“As part of the bid,” Riebe replied, companies “are required to submit their qualifications …” Each also has to submit to the city the names of its foremen, project superintendent and project manager, plus a list of similar initiatives that the company has handled.
Staff compares the materials to the specs in the solicitation, Riebe continued. If they do not match, he said, the company is deemed not to be qualified.
He also noted that, for every bid, a protest period is allowed. In this situation, he said, the lowest and second-lowest bidding companies did not file protests. “They recognized that they weren’t qualified.”
“So you’re comfortable with signing this?” Arroyo asked.
“I am,” Riebe told him.
“We’re extremely frugal,” Riebe continued. His staff has saved close to $17 million, he estimated, “just on making better decisions.”
The very first question asked in his department before any undertaking is contemplated, he stressed, is what the impact of the effort will have on the Utilities Department’s rates. “We’ve always been cognizant of that,” especially for customers on fixed incomes, he added, and “those that have a tough time paying their bill.”
Then Arroyo explained that many of the city bids end up with a wide range of amounts in the responses. “Can we do something to make sure we don’t get such a wide range?” he asked.
“It’s market-based,” Riebe said of the bid calculation process for companies. The amounts differ according to company qualifications for a specific job, he added, as well as labor force factors and the fact that different firms have different profit margins.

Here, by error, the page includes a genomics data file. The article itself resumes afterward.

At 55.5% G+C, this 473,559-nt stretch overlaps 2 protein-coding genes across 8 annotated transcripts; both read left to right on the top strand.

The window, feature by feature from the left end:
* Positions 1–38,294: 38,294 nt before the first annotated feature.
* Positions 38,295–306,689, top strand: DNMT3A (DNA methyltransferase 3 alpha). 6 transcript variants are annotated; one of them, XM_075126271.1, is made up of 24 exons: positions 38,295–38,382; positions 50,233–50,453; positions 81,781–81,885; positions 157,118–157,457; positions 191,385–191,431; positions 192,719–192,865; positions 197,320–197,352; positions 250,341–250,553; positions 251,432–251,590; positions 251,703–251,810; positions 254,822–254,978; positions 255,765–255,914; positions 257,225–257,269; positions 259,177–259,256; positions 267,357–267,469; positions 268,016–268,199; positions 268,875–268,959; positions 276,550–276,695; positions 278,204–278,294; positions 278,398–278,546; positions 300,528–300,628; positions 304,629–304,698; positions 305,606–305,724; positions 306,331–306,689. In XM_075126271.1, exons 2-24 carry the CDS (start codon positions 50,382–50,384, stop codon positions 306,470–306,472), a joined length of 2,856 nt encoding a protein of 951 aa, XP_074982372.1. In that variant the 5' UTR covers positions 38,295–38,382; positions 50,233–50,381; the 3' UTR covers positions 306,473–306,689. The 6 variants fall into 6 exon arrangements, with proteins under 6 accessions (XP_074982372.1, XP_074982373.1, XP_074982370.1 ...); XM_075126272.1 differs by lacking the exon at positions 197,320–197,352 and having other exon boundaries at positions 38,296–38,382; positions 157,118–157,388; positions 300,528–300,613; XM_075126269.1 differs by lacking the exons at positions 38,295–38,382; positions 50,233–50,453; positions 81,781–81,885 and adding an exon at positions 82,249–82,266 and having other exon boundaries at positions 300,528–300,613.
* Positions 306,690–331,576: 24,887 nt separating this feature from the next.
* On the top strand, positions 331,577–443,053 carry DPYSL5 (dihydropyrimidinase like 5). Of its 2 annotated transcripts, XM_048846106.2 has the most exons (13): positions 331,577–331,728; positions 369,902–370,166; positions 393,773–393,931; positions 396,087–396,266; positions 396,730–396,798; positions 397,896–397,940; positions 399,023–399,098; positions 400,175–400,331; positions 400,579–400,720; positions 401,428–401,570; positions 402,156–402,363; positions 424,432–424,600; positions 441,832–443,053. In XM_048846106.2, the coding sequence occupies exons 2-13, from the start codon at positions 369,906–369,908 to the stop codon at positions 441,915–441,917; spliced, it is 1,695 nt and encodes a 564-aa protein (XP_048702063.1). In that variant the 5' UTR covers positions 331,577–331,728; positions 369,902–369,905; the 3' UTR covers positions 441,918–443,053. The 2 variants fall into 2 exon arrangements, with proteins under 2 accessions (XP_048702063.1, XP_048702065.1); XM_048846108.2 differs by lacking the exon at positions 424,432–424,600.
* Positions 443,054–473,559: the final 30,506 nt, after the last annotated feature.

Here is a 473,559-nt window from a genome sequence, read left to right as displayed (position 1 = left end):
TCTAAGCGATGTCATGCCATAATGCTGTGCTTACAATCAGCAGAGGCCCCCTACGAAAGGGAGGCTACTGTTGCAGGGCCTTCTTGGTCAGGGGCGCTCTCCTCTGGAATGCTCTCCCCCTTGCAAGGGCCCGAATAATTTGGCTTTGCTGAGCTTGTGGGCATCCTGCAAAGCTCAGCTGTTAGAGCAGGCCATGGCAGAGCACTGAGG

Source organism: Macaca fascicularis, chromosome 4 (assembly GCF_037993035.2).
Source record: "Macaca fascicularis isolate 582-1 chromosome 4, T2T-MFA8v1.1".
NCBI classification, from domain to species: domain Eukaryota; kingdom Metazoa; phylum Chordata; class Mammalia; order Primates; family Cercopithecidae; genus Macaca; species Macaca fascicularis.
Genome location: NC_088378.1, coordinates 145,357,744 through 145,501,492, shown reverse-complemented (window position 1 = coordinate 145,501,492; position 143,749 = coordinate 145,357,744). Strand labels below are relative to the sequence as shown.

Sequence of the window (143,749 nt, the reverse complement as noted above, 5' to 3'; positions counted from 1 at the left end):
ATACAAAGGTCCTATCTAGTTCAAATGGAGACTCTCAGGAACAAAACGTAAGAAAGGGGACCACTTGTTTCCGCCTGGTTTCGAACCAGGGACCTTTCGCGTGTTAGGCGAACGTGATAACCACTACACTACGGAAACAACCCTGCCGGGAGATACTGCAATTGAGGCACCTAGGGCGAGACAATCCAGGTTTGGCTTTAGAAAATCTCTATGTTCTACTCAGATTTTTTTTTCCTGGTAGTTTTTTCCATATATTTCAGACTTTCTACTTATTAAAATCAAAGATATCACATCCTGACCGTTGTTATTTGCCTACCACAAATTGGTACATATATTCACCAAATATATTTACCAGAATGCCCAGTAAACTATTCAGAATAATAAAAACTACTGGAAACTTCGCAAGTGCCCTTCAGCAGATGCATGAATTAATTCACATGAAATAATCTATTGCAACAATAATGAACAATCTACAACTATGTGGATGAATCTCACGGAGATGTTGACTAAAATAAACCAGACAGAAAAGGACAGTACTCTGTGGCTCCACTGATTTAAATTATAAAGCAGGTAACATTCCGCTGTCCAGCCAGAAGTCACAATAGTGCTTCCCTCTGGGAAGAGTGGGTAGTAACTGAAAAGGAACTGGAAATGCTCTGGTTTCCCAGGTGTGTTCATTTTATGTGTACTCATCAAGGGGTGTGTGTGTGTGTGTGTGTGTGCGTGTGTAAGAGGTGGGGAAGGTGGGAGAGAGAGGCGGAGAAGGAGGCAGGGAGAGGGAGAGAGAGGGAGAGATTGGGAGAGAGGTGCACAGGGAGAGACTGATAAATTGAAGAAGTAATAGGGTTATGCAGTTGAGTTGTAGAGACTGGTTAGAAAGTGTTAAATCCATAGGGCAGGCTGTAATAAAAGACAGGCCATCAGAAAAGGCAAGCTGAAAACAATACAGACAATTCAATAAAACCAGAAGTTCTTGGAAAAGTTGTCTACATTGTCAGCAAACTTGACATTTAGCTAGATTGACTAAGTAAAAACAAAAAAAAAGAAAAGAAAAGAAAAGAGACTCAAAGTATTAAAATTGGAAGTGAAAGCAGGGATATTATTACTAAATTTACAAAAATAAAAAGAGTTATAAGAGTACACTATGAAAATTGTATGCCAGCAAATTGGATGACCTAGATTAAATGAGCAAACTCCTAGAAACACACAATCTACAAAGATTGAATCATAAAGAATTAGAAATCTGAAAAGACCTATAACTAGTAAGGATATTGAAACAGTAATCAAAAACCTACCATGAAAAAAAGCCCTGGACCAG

At that point, City Manager Marlon Brown told Arroyo that the city has qualified staff, such as Riebe, who have the expertise to anticipate the range of responses. For example, Brown said, if staff expects bids in the $600,000 range, and a company says it can do the work for $100,000, that raises questions, “and you get a number of change orders,” typically if that lowest bid is accepted.
Change orders are monetary supplements to a contract, approved often in situations when a company handling an initiative finds that its expenses are higher for various reasons.
Again, Riebe stressed to the commissioners, “We are extremely frugal.” He and his staff put so much detail into project specs, he said, that any company considering making a bid should have all the information it needs to calculate what its expense will be. The details minimize bidders’ risk, Riebe added.
Moreover, he continued, he and his staff spend much time in pre-bid meetings, trying to ensure that companies interested in an initiative have all the necessary information. In the situation involving the re-coating of the storage tanks, he said, he and other staff members also took representatives of interested companies to see the tanks.
“Is there a way to limit the number of change orders?” Arroyo asked.
“We don’t have change orders,” Riebe replied. In the five years he has been on city staff, he added, “We’ve always come in under [the bid amount].”
“You all are doing a great job.” Arroyo finally told Riebe. “Thank you.”
With that, Arroyo made the motion to award the bid to Classic Protective Coatings and authorize Mayor Kyle Battie and City Auditor and Clerk Shayla Griggs to execute the contract.
Commissioner Jen Ahearn-Koch seconded the motion, which passed on a 5-0 vote.